The House Financial Services Committee has scheduled a meeting tomorrow to review new rules from the Federal Reserve setting limits on fees charged for debit-card transactions. It’s important for the health of the economy that the Fed’s regulations be revised.
Like most of the changes in July’s big-government Dodd-Frank Wall Street “reform” legislation, this one is particularly destructive. Congress gave the Fed authority to set the “interchange” fee used to cover the costs of debit-card services. The Fed chose 12 cents. The old system was not broken. For every $100 purchase with a debit card, retailers would keep about $98 and pay the other $2 as a fee divvied up between the bank that issued the card and the retailer’s own bank. Customers benefitted from the ease of the transaction, retailers could make sales to customers who did not have ready cash, and the banks could earn small profits for providing the service.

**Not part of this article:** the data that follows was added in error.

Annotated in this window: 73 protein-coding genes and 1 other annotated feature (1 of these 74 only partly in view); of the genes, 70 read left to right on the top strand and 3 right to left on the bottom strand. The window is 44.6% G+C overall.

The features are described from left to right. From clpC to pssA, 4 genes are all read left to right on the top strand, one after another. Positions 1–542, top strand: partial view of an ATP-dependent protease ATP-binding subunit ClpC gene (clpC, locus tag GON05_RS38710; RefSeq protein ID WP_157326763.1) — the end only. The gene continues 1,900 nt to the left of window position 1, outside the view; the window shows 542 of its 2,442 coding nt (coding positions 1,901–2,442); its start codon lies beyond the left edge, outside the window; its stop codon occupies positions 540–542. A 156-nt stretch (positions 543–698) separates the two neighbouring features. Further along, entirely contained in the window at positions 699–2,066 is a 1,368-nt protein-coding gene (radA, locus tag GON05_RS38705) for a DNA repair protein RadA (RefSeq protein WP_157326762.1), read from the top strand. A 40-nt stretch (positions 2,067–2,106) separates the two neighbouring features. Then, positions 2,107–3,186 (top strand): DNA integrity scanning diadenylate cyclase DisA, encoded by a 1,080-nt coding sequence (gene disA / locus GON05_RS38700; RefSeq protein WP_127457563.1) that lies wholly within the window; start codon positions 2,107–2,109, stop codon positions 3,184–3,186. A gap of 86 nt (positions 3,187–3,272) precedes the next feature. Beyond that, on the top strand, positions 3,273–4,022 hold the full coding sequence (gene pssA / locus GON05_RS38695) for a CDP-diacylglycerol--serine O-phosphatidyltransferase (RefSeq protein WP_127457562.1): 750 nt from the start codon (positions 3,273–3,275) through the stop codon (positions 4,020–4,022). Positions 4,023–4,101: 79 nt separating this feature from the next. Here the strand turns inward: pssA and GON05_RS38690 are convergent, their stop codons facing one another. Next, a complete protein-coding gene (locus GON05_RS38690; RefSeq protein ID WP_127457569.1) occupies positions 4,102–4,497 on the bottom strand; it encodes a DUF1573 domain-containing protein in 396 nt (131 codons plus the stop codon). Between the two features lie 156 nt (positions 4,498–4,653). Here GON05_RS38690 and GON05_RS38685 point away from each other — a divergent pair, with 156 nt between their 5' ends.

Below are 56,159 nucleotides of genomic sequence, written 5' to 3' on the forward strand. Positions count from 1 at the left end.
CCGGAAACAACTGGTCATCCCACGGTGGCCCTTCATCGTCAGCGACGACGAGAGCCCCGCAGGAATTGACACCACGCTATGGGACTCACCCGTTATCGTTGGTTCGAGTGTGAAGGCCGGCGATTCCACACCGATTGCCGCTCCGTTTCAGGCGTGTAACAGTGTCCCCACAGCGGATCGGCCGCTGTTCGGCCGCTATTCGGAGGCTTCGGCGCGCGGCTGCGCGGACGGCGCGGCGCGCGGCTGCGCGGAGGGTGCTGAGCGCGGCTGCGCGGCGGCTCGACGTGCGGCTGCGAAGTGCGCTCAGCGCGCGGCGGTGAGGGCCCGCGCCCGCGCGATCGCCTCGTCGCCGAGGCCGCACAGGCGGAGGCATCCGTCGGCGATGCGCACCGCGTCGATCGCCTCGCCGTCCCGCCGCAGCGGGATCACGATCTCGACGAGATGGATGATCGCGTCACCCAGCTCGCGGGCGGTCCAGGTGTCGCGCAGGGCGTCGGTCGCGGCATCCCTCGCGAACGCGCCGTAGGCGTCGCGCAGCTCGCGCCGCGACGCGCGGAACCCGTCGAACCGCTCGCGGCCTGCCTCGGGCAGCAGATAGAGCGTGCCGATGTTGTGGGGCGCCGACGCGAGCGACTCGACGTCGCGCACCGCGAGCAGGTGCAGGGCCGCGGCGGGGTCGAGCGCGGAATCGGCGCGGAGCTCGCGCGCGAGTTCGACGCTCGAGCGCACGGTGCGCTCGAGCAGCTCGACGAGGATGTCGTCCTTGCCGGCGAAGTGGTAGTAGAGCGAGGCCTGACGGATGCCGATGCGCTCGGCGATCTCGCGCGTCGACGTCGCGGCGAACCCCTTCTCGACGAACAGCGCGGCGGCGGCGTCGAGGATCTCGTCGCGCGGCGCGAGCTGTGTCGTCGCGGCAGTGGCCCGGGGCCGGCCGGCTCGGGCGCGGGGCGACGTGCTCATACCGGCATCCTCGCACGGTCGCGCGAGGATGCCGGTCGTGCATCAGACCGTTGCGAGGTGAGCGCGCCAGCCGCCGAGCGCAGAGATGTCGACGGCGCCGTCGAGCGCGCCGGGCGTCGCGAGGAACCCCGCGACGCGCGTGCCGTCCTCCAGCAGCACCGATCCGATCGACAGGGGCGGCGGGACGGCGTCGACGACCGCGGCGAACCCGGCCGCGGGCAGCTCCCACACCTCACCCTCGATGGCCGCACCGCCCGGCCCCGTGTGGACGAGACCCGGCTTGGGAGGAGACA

This self-correcting, free-market system worked so well that about 35 percent of all American purchases are made with debit cards. That’s likely to change if banks are no longer able to cover their actual costs for managing debit-card services. Many might stop issuing cards altogether. To make up the revenue lost as a result of the change in the law, banks are likely to drop free checking and reward incentive programs. Banks also will be less likely to risk loans to businesses in marginal areas.
“Consumers struggling to deal with debt may have to contend with higher interest rates,” wrote Charles Steele, president of the Southern Christian Leadership Conference, “while other consumers in smaller, lower-income neighborhoods will lose access to credit card services altogether.”
The Fed’s proposed rule, which would cut the average fee by a stunning 73 percent, should be rejected in favor of a more suitable compromise until Congress can undo this ill-considered provision slipped into a massive regulatory bill.